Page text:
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Walter Carter
WW1 Soldier's Tale

29th October 1915

Ed: Well it’s a right trial getting into central London today… I’m supposed to be on a job helping to repair some of the Zepp damage near the Strand but the bus has been crawling for miles because it’s Edith Cavell’s memorial at St Paul’s and everyone’s blocking the streets. It’s bloody awful news about her being shot but the recruiters are already jumping on the bandwagon, using her story to drum up support for even more fighting. There’s posters everywhere saying we have to avenge her death... Didn’t your mother ever tell you that two wrongs don’t make a right?

To see a picture and write-up of the memorial service, visit:

27th October 1915

Walter: Fred mate, you’re going to have to give me some news before I go barmy – what’s been happening out there?

Fred: Morning Walt. How you getting on? Hope you’re mending up alright – we could do with you out here. Sorry I’ve been a bit quiet – we been in the line the past few days and it’s been hell. Just been relieved by the 21st Londons but we’re still in support. Look I’m really sorry but I’ve got some rotten news for you. Our young Will… well he got hit. Right in the chest and we tried so hard but we couldn’t save him. I’m sorry Walt. We wrote to his mam saying how much we all thought of him and she wrote us a real moving letter back. You was right you know – he was only fifteen.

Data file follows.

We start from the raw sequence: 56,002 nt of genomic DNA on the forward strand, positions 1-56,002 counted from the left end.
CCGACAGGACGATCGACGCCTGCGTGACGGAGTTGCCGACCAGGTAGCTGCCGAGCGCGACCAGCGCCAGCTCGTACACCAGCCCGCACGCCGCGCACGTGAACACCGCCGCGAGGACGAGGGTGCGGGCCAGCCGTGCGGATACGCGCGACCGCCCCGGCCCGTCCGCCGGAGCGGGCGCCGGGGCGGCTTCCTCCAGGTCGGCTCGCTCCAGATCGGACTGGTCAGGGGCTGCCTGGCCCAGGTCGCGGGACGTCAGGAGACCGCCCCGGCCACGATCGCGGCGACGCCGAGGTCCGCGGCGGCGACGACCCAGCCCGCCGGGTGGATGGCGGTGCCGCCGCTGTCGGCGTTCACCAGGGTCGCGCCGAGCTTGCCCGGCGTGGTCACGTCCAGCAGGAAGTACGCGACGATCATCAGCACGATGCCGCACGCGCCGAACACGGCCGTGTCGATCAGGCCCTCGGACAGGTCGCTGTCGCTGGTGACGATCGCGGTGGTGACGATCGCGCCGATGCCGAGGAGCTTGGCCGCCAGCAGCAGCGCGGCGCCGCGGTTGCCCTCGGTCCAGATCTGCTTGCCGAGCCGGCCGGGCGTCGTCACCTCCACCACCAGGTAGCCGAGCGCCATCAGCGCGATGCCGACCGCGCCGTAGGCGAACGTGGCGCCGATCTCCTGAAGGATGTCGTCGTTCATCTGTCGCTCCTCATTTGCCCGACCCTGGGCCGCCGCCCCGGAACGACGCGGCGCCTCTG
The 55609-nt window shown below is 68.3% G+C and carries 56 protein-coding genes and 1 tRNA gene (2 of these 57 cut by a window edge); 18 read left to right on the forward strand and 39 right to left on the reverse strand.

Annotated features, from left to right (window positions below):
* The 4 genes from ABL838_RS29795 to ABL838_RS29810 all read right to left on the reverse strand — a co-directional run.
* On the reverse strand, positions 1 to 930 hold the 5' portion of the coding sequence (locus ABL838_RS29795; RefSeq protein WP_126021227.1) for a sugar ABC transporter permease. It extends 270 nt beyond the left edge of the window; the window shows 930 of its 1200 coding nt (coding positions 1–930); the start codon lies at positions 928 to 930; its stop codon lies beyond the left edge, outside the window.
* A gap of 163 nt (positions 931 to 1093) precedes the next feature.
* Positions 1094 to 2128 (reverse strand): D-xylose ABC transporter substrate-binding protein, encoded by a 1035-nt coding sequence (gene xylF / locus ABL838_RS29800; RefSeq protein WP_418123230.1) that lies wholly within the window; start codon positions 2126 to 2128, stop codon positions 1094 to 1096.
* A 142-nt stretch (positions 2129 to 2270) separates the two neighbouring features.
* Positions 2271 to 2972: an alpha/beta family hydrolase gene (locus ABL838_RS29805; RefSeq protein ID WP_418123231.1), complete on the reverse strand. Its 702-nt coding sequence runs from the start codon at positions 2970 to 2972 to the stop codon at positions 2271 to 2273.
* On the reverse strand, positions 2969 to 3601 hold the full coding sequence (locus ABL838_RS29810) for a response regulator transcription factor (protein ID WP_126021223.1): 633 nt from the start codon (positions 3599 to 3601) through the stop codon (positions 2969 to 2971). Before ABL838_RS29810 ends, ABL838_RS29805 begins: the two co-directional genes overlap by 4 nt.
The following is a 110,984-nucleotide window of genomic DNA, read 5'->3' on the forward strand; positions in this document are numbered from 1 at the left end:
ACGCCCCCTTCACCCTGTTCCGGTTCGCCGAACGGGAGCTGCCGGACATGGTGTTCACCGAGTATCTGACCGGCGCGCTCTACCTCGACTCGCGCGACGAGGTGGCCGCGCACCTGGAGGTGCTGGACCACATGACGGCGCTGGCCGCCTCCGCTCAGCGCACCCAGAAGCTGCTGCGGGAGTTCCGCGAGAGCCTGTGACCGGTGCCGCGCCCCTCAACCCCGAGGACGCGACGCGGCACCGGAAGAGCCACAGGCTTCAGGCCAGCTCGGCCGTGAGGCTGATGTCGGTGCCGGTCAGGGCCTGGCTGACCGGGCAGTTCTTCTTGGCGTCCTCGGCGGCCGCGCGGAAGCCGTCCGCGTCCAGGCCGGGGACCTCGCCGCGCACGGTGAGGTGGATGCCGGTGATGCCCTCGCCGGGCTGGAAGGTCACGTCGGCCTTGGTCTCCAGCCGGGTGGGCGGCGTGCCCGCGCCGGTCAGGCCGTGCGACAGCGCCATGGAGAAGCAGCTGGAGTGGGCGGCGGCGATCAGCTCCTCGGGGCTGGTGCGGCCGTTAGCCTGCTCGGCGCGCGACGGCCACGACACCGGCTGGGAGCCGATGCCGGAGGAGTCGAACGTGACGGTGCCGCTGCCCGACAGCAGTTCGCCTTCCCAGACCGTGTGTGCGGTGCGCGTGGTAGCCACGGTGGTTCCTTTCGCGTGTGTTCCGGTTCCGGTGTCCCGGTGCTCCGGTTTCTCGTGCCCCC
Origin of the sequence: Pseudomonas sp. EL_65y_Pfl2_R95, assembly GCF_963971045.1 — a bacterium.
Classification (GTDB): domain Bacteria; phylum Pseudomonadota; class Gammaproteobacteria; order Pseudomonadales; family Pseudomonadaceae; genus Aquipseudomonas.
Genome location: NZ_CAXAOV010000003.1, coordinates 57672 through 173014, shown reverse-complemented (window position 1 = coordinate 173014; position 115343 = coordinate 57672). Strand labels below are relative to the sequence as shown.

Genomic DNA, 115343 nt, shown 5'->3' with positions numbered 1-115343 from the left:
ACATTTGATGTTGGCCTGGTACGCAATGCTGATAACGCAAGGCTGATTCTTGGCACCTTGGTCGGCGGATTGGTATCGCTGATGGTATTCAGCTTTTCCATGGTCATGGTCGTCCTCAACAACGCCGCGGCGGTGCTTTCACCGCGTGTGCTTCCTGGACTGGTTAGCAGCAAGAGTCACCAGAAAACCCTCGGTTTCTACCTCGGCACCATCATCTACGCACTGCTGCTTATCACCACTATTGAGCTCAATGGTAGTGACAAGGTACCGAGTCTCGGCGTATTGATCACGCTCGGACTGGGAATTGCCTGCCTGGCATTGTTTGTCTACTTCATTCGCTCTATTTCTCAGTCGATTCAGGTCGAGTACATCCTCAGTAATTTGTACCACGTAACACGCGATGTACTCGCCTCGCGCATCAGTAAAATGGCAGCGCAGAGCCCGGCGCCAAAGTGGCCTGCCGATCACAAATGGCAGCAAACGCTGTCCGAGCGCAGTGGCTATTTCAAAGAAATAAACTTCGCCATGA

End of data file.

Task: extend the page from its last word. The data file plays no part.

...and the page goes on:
Walter: Bloody hell. Poor Will – he was such a good lad. Fifteen… Damn I wish I’d been there. I feel like I’ve left you all in the lurch.

Lily: Oh that’s awful… he should never have been there, the poor boy. You mustn’t feel bad though sweetheart – it wasn’t your fault.

Ed: Complete and utter waste. And there’s thousands signing up still…

To read about the teenage soldiers of WWI:

26th October 1915

Walter: Heard a real commotion in the night, then this morning the chap opposite Cormac and me was gone and his bed all made up. Hettie said the gas gangrene finally got him, even after his amputation, and there was nothing they could do. I’ve been lucky – my wound was infected just like everyone else’s but they think they managed to get all the bad stuff out and it doesn’t seem to have got no worse. Still hurts like hell mind. Anyway, now we’ve got a new lad in his place who’s been out at the Dardanelles! And gawd can he talk – he’s been telling us all about how rough it is out there, about how the British and French navies have been losing men and ships left right and centre – some from Turkish batteries but most from mines. Said they’ve just sacked the commander of the Mediterranean Expeditionary Force because of it…